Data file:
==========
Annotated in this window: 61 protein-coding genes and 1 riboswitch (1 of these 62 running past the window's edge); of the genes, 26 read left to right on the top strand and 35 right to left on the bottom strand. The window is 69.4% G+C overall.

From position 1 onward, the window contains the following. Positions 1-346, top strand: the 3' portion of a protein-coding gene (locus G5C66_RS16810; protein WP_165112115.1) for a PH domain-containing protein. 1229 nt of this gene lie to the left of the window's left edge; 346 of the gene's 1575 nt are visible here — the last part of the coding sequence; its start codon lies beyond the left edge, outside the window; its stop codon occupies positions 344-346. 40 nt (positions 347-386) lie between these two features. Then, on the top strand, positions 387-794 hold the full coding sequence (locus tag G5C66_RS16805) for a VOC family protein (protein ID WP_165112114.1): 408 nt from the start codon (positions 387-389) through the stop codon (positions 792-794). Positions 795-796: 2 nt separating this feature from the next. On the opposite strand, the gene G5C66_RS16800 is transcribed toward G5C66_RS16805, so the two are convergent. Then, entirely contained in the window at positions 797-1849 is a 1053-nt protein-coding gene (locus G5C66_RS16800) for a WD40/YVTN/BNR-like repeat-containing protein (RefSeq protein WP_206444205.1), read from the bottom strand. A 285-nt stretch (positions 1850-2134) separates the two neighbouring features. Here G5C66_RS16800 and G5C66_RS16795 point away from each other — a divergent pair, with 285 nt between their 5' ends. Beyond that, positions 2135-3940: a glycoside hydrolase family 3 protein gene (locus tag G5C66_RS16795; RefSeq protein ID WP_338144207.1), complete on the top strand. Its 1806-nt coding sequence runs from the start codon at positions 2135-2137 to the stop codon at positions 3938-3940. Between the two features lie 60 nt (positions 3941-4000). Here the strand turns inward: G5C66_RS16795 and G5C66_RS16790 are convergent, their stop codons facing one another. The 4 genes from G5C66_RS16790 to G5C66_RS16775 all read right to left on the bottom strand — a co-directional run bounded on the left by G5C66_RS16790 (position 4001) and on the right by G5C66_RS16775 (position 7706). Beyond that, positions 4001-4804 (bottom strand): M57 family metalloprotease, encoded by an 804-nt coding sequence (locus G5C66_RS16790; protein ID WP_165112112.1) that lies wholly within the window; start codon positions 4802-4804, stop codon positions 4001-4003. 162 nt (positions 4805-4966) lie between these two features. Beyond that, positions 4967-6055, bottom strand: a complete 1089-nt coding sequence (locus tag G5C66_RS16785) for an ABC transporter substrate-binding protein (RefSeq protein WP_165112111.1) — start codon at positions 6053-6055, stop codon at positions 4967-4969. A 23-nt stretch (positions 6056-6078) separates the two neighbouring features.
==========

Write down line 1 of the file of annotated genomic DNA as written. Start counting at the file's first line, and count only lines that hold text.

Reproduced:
Annotated in this window: 61 protein-coding genes and 1 riboswitch (1 of these 62 running past the window's edge); of the genes, 26 read left to right on the top strand and 35 right to left on the bottom strand. The window is 69.4% G+C overall.